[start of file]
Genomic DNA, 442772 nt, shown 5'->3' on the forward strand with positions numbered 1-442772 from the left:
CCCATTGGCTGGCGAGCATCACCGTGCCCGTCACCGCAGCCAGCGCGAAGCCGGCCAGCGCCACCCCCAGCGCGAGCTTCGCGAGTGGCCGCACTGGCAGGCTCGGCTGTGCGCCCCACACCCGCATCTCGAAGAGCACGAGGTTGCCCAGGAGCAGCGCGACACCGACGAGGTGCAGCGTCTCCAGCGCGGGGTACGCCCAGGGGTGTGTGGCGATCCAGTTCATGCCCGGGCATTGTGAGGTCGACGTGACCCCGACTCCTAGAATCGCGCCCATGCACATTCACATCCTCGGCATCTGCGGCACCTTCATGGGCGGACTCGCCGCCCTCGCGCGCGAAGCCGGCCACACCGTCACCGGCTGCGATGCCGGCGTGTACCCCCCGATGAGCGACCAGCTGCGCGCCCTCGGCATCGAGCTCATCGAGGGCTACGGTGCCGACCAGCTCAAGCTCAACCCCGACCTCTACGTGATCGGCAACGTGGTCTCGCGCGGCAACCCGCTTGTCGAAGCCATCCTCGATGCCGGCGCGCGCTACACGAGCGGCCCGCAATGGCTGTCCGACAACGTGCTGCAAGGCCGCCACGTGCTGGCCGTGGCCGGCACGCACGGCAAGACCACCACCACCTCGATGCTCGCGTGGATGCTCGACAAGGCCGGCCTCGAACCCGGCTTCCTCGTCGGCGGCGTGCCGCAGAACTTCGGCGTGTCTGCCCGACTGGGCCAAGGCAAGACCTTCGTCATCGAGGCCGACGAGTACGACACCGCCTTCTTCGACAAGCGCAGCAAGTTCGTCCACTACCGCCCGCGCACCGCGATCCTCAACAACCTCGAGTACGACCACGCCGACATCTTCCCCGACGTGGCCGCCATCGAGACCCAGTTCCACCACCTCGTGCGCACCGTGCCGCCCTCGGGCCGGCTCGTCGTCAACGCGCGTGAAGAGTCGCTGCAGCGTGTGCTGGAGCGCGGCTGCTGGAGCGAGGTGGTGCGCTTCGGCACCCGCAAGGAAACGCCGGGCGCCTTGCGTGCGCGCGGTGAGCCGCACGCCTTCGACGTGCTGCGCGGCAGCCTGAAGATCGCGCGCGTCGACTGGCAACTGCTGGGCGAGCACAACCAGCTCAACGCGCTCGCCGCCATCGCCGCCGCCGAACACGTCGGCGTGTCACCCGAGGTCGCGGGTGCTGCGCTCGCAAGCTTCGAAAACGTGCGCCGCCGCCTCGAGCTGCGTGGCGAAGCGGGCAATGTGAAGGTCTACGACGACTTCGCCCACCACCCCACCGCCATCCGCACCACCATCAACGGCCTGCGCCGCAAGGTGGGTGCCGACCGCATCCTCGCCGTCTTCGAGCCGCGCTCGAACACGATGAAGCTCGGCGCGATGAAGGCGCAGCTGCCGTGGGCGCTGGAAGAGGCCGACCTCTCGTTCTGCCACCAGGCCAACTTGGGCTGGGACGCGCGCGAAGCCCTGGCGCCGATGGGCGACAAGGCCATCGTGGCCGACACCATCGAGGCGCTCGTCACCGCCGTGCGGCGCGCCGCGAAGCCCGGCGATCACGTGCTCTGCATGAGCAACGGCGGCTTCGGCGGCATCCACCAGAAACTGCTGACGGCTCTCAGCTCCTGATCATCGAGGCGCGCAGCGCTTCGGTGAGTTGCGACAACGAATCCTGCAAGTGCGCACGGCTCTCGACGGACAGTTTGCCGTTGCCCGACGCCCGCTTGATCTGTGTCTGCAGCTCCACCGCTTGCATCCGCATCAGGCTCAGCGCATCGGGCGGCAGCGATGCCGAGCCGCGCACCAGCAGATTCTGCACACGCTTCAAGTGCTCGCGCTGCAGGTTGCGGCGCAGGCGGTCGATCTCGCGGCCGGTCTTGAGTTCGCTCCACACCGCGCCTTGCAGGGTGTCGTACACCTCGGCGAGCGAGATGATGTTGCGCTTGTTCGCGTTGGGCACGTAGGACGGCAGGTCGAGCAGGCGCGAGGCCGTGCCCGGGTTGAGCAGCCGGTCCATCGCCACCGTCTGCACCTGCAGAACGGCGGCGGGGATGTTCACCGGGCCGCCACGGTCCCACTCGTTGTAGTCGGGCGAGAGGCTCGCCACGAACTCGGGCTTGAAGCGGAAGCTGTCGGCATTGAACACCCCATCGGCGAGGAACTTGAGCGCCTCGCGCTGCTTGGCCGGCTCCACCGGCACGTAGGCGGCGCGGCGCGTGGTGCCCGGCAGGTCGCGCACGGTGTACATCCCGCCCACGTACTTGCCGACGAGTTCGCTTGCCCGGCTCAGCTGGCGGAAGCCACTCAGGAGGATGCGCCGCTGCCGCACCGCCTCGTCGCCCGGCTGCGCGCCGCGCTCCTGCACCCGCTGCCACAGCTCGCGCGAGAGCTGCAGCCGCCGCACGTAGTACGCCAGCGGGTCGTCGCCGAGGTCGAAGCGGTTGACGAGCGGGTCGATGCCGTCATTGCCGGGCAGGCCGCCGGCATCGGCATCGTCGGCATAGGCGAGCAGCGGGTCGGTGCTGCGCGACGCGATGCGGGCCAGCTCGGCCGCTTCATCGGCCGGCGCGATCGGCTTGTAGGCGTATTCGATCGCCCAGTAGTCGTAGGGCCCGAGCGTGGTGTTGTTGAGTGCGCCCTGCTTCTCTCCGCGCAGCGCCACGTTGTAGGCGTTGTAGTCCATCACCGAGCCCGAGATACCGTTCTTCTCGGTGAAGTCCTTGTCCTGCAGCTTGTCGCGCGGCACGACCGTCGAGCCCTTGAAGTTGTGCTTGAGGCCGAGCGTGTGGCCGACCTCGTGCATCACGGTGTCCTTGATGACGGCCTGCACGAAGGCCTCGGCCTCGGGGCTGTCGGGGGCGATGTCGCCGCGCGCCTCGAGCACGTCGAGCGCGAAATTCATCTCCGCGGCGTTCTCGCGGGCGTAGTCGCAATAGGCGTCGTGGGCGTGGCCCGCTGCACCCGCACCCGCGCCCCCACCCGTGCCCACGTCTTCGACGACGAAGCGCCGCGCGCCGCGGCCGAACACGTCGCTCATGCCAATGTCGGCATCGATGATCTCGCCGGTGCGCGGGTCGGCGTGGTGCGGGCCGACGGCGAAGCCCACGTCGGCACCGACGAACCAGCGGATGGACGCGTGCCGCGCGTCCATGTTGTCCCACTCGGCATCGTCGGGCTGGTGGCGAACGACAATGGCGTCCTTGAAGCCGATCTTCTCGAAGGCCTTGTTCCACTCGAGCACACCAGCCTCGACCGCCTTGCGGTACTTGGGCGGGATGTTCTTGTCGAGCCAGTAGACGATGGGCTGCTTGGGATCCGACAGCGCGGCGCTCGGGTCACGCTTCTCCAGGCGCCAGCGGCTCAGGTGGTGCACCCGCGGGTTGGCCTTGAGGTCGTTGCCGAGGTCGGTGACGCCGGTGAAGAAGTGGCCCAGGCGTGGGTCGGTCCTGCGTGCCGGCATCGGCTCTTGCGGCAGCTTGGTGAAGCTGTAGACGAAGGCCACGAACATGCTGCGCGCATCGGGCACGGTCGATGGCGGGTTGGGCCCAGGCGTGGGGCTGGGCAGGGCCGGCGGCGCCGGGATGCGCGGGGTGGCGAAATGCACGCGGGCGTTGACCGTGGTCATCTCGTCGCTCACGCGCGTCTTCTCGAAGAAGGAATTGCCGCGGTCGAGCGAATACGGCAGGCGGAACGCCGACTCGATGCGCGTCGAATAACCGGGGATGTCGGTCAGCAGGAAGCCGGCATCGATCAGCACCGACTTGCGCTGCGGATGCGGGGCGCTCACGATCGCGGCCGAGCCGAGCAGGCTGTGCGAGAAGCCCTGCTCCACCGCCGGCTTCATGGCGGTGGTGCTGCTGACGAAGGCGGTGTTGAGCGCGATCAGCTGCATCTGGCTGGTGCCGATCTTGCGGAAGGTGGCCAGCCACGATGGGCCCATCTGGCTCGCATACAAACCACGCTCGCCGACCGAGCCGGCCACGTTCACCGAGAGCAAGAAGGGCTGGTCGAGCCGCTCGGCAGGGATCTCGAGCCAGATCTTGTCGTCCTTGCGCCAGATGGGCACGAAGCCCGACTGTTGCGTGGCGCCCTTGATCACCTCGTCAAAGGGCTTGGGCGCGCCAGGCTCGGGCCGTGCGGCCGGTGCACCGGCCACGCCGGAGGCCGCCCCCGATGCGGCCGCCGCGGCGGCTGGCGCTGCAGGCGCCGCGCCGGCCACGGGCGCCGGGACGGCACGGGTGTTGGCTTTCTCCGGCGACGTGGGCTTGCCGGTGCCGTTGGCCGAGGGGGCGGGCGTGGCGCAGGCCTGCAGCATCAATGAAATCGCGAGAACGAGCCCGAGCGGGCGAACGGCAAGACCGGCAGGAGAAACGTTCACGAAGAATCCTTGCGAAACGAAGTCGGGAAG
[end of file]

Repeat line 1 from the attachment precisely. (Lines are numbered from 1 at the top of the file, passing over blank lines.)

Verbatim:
Genomic DNA, 442772 nt, shown 5'->3' on the forward strand with positions numbered 1-442772 from the left: